For the first time ever, two Category 4 hurricanes made landfall in the United States in the same season—and did so just days apart. While the country is recovering from this 1-2 punch, hearts are justifiably softened toward those individuals whose homes have been damaged or even destroyed by Harvey and Irma.
Along with the winds, rain, storm surge and flooding of a hurricane, there is another predictable outcome: a raft of fraudulent insurance claims. This is a sensitive issue, to be sure: insurers are literally in the business of helping their insureds recover after a natural disaster. How can insurance companies question claims at a time like this?
The answer is that they must—not because they don't care about their clients, but because they do. When insurers fail to adequately investigate a claim that turns out to be fraudulent, it's not only the insurer who suffers, but clients with legitimate claims whose payments may be unnecessarily delayed or whose premiums may rise due to fraud. Lawsuits over fraudulent claims divert even more resources away from where they are needed most.
According to the Coalition Against Insurance Fraud, insurance fraud (of all stripes) is an $80 billion a year business, meaning that's the value of fraudulent claims filed annually. It is estimated that approximately ten percent of property-casualty insurance losses are connected to insurance fraud. This subset of insurance fraud alone results in annual losses of $32 billion. The FBI estimates that after Hurricane Katrina, insurance fraud may have accounted for about $6 billion of the $80 billion in government funds earmarked for reconstruction.
Part of the reason that insurance fraud is so prevalent and costly is that many claimants feel that it is a "victimless crime," or that really, it's not a crime at all, but a legitimate way to recoup some of the years of payments for premiums they perceive as outrageously high. Nearly a quarter of people in one survey indicated that "padding" an insurance claim in order to cover the deductible is acceptable behavior. In reality, insurance fraud is a crime in 48 states.
Some states are responding to insurance fraud with legislation designed to make it more difficult for policyholders to file abusive lawsuits. One such piece of legislation is Texas House Bill 1774, which took effect on September 1, 2017, just days after Hurricane Harvey devastated parts of the state.
One of the most common types of property insurance fraud is overstating the value of a claim. Roof damage that is worth four thousand dollars and claimed for six thousand may not seem like a big deal to the property owner, but it is fraud. Related, and more obviously fraudulent, is reporting the loss of property that is actually undamaged or concealed.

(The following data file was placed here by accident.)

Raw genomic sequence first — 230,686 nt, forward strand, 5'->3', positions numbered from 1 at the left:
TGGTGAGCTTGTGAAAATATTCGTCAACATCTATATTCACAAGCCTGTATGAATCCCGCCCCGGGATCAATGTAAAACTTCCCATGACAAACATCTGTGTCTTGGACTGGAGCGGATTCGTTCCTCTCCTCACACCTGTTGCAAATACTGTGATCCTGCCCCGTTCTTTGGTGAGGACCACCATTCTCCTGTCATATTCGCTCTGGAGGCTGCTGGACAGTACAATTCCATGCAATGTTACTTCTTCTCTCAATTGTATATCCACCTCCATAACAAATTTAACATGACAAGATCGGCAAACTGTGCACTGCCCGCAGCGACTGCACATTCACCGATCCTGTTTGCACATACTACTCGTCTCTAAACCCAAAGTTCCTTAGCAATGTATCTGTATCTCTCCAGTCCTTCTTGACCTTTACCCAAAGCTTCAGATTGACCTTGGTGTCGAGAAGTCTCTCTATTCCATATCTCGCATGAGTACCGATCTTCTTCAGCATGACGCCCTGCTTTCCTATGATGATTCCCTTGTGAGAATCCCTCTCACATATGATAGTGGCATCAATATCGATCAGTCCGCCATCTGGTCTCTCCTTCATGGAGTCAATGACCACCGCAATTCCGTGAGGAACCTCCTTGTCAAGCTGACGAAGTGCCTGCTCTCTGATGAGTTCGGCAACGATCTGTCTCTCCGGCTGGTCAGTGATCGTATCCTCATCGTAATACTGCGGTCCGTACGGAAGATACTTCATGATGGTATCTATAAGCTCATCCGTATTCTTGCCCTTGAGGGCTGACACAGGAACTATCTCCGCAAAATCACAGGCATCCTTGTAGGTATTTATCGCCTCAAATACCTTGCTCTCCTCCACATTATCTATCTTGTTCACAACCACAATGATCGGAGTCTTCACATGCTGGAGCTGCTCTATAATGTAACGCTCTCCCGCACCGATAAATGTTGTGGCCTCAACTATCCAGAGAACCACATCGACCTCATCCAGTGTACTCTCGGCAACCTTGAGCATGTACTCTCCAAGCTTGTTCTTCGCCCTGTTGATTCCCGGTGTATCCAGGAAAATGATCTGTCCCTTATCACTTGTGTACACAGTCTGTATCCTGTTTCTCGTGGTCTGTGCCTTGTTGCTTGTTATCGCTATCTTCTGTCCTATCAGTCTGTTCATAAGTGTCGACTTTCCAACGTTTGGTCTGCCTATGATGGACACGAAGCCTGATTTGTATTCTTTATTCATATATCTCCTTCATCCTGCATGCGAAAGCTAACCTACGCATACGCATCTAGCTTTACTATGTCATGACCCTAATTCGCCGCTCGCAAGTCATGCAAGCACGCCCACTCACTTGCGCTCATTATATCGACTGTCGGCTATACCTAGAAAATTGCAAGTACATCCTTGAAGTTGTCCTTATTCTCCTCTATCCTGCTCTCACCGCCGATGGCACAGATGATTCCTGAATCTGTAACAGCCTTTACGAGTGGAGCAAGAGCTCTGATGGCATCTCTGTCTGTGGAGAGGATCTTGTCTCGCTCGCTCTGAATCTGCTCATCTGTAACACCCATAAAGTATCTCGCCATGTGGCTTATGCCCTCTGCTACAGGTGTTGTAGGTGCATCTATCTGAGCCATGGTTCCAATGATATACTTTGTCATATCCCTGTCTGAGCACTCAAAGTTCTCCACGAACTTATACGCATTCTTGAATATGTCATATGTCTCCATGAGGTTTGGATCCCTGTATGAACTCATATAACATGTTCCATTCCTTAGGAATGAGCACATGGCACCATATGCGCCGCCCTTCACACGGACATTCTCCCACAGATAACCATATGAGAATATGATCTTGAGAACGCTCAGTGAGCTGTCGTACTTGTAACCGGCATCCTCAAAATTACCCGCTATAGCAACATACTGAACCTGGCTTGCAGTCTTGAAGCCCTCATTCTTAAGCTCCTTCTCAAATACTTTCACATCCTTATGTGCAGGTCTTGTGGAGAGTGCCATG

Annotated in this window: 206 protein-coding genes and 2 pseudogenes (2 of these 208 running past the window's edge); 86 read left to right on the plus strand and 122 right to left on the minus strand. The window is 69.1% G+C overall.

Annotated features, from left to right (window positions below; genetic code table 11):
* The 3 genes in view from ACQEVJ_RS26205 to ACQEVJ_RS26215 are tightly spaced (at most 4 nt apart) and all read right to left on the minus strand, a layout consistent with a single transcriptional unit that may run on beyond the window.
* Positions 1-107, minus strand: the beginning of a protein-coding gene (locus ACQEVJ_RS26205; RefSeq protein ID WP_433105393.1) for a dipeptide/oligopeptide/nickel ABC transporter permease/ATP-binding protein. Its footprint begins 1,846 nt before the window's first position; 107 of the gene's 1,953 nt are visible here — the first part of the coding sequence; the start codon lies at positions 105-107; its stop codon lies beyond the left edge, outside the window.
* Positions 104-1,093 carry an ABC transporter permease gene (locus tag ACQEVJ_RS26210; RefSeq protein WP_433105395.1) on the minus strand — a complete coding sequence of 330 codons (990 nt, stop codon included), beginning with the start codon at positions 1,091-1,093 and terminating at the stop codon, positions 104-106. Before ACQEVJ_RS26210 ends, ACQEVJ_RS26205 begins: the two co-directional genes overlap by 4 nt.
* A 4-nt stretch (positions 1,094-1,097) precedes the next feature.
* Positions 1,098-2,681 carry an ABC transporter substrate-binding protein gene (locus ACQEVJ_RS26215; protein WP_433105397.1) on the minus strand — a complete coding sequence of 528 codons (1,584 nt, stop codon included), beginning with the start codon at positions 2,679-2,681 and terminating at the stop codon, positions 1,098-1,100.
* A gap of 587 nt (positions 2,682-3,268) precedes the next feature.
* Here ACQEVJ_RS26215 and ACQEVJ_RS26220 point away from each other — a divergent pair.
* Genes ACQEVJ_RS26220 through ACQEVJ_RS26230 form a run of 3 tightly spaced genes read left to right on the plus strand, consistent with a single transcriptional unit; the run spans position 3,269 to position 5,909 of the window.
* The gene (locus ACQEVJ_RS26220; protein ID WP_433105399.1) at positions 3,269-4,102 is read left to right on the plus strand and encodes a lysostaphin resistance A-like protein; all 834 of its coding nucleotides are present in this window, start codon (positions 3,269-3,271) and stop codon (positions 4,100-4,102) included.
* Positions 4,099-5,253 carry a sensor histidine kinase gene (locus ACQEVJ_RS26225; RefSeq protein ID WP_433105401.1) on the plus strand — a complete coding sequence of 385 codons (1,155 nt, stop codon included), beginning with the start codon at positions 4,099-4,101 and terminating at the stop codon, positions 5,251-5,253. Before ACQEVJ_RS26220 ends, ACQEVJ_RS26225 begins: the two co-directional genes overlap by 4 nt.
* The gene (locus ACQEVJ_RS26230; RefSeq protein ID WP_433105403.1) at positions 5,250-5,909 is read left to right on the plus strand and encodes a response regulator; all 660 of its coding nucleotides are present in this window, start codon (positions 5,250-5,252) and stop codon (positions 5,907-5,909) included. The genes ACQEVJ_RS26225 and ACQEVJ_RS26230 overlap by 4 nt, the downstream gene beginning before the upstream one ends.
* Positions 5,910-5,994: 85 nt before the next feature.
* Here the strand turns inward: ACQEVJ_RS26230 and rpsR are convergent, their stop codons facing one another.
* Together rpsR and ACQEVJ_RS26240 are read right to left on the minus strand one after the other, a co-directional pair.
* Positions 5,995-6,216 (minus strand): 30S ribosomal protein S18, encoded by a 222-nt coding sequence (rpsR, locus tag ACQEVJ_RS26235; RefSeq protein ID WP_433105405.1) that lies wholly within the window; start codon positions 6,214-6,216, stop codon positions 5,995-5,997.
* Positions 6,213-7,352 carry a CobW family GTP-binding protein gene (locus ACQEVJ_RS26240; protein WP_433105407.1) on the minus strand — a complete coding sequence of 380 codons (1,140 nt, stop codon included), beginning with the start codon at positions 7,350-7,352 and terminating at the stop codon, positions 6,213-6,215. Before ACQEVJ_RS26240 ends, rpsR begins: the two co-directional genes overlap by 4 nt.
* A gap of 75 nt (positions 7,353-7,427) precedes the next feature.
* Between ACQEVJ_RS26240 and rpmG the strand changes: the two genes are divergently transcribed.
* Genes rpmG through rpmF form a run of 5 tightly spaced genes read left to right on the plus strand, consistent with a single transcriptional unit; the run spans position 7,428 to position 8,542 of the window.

In the case of a hurricane, some insureds may falsely report the cause or extent of damage to a home or business. This can happen, when, say, the hurricane legitimately damaged a roof, but the property owner claims damage to siding and windows that either predated the storm or is not real. Business owners may claim that valuable inventory was damaged or lost, when in fact it is intact. Homeowners, whose insurance typically does not cover flooding, may mischaracterize damage as being wind-related when it was in fact due to flooding.
There are a number of ways insurers can defeat fraudulent claims following a hurricane. One is to retain a qualified expert, preferably an engineer, to inspect damages to property as close in time as possible to the storm. Failure to do so can make it harder to effectively defend denial of claims for pre-existing or unrelated property damage.
Another wise practice is for field adjusters to be thorough in their documentation, specifically to photograph all areas of the property, even those that appear to be unaffected by the loss. Thorough documentation is an effective protection against a later claim for unrelated, pre-existing, or non-existent damages. Adjusters should also, if possible, obtain recorded statements from as many witnesses as possible. These recorded statements should be backed up and/or transcribed in order to make sure they are available as needed.
Claims adjusters are going to be awash in claims in the wake of Harvey and Irma. But steps taken during the claims adjustment process may be very valuable when it later comes time to defend a lawsuit based on illegitimate or fraudulent claims.
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